Annual Conference Showcases Progress in Bilingual Education

The latest advancements in bilingual education research, curriculum and technology will be part of the 20th annual BEEMS (Bilingual Educators Emphasizing Multicultural Settings) Conference Feb. 1-2 at The University of Texas at El Paso.

About 600 educators and administrators are expected to share exemplary practices during the “Faces of Success” conference that will include opening day visits to nearby elementary schools that excel in facets of bilingual education.

The keynote speakers are Jana Echavarria, Ph.D., professor emerita of education at California State University Long Beach, on Feb. 1, and Alfie Kohn, a Boston-based author and critic of today’s test-centered education system, on Feb. 2.

The conference is important because the need for bilingual education continues to spread across the country. The U.S. Census Bureau reported in 2010 that the country had a Hispanic population of 50.5 million and that more than 35 million of them spoke Spanish at home.

Gilberto D. Soto, Ph.D., professor of bilingual music education at Texas A&M International in Laredo, Texas, has been a frequent presenter at the conference. He stressed the academic need for today’s students to be bilingual to compete against tomorrow’s professionals from other countries who often speak two to three languages.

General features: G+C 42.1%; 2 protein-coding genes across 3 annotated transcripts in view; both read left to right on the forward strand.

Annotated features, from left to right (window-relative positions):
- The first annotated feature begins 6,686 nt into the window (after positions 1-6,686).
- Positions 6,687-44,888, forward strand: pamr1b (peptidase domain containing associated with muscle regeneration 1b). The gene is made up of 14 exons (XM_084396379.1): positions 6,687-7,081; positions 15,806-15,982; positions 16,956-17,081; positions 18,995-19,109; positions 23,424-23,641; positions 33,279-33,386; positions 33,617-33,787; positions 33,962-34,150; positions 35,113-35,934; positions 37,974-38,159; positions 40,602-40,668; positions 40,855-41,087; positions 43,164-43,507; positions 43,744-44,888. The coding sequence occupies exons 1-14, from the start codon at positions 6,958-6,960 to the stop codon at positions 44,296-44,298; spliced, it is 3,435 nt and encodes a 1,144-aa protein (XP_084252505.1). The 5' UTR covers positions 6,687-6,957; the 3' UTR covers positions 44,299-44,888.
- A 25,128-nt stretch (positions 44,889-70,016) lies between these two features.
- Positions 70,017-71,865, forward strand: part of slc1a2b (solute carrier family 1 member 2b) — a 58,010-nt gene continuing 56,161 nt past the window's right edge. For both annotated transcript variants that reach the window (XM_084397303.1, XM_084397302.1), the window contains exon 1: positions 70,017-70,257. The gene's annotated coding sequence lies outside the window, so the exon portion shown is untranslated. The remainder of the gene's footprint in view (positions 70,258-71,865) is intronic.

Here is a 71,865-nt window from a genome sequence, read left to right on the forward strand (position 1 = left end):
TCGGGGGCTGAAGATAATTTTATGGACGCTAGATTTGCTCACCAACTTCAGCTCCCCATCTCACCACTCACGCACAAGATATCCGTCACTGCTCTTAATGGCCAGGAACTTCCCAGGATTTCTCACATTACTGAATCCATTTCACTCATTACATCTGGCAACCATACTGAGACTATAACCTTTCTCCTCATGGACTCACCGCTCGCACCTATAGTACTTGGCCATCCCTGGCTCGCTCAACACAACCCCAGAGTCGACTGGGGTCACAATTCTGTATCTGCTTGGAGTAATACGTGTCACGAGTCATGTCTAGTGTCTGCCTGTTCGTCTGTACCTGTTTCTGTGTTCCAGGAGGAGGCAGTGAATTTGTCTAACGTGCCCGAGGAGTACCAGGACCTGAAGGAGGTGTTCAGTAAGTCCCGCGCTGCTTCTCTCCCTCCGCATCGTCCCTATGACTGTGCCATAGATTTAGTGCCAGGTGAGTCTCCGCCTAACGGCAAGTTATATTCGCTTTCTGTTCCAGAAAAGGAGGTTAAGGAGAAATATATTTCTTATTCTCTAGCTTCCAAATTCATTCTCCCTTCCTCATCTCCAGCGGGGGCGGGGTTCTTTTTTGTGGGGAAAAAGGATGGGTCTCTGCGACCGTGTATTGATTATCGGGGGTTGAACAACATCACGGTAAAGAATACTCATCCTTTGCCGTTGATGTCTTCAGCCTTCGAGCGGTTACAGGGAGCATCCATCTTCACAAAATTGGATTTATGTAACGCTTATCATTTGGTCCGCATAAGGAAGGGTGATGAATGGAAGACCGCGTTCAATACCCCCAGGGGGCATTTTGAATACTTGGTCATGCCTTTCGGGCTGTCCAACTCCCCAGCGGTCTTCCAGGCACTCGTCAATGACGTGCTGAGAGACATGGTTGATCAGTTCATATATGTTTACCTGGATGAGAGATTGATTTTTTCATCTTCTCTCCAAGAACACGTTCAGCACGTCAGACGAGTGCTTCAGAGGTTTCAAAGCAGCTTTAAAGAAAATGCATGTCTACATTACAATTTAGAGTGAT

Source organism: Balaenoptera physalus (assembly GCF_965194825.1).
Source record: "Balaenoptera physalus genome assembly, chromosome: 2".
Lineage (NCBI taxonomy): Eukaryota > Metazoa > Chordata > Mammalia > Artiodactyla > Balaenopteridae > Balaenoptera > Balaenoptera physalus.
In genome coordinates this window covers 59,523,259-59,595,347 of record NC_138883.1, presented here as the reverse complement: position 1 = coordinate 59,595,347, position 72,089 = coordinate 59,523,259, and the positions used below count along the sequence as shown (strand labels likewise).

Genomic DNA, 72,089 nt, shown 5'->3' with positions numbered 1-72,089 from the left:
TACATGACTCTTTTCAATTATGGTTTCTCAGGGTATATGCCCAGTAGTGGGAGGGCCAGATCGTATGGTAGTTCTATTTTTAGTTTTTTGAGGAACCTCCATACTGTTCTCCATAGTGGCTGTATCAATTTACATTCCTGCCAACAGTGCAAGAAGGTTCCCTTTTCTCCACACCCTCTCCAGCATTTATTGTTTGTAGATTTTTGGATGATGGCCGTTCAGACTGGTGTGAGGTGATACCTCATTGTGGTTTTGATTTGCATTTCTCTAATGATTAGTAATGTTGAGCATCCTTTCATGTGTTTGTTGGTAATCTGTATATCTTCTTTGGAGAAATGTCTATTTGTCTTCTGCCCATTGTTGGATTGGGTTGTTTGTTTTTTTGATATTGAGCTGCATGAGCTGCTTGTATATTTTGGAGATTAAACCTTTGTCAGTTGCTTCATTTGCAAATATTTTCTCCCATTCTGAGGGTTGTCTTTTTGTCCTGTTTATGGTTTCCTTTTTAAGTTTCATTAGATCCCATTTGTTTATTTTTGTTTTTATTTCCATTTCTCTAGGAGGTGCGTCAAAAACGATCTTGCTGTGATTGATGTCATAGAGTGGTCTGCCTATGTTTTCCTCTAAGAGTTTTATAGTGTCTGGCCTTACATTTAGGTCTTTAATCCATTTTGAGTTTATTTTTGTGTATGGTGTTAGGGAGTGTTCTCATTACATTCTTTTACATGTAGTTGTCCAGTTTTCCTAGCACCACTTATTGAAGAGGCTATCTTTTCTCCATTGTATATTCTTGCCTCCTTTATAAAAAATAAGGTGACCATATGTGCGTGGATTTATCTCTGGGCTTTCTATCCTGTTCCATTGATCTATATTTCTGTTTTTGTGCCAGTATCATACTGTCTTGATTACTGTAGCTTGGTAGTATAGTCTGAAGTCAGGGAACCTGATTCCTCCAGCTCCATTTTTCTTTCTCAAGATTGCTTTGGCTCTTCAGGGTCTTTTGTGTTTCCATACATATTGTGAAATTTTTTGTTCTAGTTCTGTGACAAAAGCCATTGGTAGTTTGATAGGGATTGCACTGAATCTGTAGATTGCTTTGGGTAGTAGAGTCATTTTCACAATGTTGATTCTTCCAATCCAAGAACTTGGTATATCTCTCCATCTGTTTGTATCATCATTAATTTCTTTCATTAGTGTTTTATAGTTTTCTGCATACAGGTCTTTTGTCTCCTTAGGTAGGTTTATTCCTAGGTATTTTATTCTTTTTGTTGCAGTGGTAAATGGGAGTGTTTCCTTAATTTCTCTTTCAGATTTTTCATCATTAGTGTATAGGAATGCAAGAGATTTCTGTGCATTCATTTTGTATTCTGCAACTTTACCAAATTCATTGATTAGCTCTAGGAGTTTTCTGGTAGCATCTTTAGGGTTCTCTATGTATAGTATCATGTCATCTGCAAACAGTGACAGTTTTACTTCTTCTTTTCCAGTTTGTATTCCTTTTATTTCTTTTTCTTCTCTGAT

Today’s educators are interested in dual language programs where half the students are native English speakers and half are English Language Learners (ELLs). Instruction is split between English and Spanish. They want to see how technology can be used to help ELL students especially in teaching science, technology, engineering and mathematics.

While there have been many advancements through the years, there is still a lot of work that needs to be done to improve the professional development of teachers, administrators and even parents, said Josefina V. “Josie” Tinajero, Ed.D., dean of UTEP’s College of Education and writer of the original U.S. Department of Education grant that created the BEEMS conference.

“Everyone needs to understand that being bilingual is an asset,” she said.

Past participants, including many UTEP alumni, have said that the sessions are a great resource for those interested in the latest strategies and methodologies, and they showcase the positive impact of bilingual education in the classroom and the community.

For more BEEMS information, visit